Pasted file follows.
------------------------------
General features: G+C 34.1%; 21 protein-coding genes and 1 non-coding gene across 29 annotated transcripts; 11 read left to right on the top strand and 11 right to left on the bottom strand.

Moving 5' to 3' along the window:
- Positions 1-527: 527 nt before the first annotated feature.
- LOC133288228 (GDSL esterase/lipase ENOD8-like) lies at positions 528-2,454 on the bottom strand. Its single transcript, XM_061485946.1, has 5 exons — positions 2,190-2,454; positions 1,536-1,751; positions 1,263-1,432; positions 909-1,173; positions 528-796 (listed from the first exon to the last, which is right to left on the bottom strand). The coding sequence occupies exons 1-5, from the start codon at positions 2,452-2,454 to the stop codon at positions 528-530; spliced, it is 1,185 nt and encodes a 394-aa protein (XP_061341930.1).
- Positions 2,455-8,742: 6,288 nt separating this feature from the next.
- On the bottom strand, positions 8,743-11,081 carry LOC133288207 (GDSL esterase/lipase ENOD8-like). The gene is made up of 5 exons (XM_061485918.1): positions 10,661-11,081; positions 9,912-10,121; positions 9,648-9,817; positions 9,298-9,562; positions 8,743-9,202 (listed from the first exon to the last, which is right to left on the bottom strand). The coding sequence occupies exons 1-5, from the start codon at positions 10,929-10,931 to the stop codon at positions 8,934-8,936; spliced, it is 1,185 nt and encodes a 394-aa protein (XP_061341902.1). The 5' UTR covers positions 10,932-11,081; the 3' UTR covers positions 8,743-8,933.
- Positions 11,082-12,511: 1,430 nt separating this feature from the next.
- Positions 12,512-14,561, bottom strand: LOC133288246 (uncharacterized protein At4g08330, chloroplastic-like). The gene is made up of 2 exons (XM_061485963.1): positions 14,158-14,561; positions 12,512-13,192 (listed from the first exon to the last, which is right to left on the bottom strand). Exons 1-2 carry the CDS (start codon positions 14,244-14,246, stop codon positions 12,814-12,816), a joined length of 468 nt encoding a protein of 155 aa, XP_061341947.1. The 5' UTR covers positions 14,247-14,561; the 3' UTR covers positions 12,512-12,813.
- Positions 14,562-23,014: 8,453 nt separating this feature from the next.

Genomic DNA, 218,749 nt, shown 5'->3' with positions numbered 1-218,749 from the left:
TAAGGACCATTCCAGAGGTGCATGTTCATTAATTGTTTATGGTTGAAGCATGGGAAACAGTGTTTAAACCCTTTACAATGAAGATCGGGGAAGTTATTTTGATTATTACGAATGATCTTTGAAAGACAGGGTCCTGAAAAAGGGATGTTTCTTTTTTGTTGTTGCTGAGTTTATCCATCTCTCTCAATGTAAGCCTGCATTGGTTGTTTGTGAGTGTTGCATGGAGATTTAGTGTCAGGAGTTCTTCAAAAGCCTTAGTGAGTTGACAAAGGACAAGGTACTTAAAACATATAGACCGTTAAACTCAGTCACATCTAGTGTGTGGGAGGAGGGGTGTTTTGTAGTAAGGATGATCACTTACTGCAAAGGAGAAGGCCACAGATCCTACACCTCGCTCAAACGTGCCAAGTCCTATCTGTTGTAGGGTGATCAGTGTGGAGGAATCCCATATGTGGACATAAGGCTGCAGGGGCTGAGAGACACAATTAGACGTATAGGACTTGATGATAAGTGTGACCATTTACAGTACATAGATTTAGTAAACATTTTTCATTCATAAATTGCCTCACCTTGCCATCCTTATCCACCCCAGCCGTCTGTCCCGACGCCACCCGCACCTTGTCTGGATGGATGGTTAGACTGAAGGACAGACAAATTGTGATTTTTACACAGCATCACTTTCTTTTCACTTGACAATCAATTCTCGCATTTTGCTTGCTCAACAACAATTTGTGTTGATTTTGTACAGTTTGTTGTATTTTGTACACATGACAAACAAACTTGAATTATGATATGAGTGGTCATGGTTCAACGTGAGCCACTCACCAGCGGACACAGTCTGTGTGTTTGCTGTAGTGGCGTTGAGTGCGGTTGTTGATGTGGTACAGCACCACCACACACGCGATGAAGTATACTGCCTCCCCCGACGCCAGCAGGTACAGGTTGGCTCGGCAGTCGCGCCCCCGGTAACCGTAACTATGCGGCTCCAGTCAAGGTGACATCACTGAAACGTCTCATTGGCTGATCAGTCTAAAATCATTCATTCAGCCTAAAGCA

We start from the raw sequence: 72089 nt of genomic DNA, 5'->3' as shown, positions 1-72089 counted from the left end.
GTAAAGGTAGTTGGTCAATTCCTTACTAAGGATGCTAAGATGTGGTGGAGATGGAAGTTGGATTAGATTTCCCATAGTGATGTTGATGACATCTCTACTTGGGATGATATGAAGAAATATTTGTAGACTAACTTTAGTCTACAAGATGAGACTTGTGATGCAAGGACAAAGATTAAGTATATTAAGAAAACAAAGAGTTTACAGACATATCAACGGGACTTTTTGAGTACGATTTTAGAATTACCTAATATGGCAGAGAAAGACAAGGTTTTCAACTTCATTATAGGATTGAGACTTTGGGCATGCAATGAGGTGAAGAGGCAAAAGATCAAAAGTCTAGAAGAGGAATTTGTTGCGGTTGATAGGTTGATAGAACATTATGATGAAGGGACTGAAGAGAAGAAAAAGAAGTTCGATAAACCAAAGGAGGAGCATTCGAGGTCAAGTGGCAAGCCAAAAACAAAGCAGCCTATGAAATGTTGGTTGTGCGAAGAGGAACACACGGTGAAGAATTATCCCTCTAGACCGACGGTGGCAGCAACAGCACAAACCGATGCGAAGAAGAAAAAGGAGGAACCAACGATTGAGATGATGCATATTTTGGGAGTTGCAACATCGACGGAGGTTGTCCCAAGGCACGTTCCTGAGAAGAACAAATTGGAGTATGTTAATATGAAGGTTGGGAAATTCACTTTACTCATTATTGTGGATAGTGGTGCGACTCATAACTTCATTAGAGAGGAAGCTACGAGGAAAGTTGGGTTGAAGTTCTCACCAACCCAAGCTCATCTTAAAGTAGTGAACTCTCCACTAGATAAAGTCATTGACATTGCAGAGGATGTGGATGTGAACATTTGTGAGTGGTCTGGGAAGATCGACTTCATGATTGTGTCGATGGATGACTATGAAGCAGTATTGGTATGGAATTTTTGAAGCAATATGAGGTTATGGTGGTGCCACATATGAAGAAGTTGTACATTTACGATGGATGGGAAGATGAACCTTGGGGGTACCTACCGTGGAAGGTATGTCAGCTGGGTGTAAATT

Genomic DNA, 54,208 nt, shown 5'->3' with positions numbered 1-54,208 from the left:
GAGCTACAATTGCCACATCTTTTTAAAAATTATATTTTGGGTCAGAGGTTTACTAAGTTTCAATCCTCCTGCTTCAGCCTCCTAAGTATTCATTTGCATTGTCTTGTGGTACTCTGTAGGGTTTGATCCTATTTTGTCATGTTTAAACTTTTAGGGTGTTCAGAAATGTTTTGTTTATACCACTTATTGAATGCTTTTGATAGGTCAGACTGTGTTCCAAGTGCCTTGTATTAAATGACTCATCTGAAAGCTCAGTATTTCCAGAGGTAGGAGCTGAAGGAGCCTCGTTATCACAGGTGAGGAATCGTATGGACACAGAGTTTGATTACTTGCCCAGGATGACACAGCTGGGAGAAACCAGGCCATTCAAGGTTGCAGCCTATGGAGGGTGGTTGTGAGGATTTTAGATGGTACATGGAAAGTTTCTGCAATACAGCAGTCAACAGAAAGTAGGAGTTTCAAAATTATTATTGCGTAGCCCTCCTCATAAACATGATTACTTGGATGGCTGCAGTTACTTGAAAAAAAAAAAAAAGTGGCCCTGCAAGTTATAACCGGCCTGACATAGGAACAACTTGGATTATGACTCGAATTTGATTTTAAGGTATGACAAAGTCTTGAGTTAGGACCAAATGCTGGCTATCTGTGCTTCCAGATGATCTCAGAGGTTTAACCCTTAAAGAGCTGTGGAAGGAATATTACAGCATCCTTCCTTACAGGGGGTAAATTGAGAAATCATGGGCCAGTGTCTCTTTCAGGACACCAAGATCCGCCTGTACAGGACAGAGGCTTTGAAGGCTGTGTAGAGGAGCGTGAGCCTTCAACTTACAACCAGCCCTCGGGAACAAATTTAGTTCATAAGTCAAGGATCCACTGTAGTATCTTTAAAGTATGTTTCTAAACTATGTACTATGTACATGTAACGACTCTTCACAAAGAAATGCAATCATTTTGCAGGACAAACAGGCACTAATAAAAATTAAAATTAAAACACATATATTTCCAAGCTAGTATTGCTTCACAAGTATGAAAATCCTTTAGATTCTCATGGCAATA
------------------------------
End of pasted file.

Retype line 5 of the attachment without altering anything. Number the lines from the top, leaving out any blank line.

- Positions 2,455-8,742: 6,288 nt separating this feature from the next.